"I do support the All Citizens' Party, Mrs. O'Connell. I'm a member of the party, in fact. But sometimes the All Citizens' Party can be too focused on the political."

"What do you mean?"

"The All Citizens' Party is a party of the black middle class -- of which I am one -- and as such, it concentrates on areas of their concern -- votes, higher education, civil rights. There are millions of black Victorians, though, whose needs are more basic -- adequate food, housing, medicine. The All Citizens' Party doesn't provide nearly enough of those. The VNC provides more." FN3

"Oh," said O'Connell. She considered for a moment, and asked another question. "Are you a black revolutionary, like they say you are?"

"That depends on what a revolution is, I suppose," Victoria said. "If a revolution is an armed insurrection, then no, I am not a revolutionary. On the other hand, one of my professors at university once said that a revolution is a radical change in a society. I suppose that what I want -- a Victoria where all people are equal -- would be a radical change from what we have now. If I had my way, then nine of you sitting in the jury box would be black, and most likely his Honor as well. There would be black Victorians living next door to you, their children would go to school with yours, and they would look at you as person to person rather than subject to citizen. Maybe, then, I do want a revolution. Maybe they're telling you the truth..."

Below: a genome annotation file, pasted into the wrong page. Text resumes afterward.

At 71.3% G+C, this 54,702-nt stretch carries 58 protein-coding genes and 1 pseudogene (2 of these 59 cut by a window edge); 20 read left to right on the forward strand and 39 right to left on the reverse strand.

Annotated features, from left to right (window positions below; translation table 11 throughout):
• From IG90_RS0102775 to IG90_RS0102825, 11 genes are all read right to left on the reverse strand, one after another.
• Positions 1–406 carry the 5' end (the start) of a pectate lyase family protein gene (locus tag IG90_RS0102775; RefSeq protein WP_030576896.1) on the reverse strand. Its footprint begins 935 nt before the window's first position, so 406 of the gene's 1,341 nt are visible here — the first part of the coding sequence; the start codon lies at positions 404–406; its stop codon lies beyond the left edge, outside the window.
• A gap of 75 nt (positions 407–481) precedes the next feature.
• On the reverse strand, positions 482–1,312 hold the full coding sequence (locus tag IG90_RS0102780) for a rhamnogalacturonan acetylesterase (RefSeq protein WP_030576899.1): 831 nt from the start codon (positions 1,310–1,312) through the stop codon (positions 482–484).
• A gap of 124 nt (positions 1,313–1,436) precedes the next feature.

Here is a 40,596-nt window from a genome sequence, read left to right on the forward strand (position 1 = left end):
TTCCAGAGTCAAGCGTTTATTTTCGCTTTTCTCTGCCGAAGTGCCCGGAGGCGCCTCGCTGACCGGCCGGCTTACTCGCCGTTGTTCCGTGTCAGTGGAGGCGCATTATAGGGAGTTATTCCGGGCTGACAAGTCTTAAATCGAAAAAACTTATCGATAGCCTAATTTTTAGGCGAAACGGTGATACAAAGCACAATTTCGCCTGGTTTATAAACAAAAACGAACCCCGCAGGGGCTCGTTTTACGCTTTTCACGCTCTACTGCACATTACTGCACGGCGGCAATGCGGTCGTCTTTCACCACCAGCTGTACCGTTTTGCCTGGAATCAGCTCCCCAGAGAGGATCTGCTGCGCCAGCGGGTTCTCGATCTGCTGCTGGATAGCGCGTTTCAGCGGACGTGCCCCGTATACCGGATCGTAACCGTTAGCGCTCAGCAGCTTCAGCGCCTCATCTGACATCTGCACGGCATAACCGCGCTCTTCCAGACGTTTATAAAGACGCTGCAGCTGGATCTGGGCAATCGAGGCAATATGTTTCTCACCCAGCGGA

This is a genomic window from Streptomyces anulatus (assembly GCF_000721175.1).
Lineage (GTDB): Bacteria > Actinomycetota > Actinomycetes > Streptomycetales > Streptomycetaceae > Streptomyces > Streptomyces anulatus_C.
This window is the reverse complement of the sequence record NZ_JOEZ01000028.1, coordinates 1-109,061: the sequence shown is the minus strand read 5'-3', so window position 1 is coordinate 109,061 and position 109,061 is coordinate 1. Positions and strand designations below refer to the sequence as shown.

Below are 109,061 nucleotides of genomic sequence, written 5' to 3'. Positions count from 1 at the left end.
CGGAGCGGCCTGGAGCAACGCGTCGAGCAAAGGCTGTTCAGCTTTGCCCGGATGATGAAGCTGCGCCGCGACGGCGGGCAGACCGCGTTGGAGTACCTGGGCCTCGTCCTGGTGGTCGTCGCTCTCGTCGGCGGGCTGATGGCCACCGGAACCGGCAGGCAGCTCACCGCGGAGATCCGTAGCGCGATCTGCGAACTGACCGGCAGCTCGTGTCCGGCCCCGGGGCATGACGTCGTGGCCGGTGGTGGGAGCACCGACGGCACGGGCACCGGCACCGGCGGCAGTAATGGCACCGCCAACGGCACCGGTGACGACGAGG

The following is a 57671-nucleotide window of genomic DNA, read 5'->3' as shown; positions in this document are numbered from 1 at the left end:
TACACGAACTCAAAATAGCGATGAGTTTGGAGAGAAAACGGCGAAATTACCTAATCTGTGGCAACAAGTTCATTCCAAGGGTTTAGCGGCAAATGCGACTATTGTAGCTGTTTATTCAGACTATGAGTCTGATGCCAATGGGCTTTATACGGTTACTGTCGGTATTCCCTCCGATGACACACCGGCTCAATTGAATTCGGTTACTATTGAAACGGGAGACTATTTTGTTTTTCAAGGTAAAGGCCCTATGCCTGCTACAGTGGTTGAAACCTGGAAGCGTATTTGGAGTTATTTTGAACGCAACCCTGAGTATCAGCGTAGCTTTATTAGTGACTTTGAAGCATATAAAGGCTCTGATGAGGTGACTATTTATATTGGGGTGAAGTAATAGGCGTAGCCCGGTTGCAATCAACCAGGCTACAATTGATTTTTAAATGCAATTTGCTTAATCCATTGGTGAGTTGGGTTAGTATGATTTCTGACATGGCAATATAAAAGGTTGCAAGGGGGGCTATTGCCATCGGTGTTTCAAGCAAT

West Nairobi, Victoria
5 May 1973

Antonio Marques was a happier man than his wife María had seen him in many months. This morning, he had started work as an assistant bookkeeper at a payroll firm in Kibera to which he had been referred by a local Conservative Party leader. It was a beginner's job, and the salary was still less than what he had earned in Esperança, but it was almost twice what he had been paid as a construction laborer. And even more importantly, it was a white man's job, one where he went to work in a suit and performed his duties sitting at a desk. Ever since he'd been hired a week before, he'd never stopped being excited about what his new salary and status would bring them -- a bigger apartment, a maid, a late-model loke...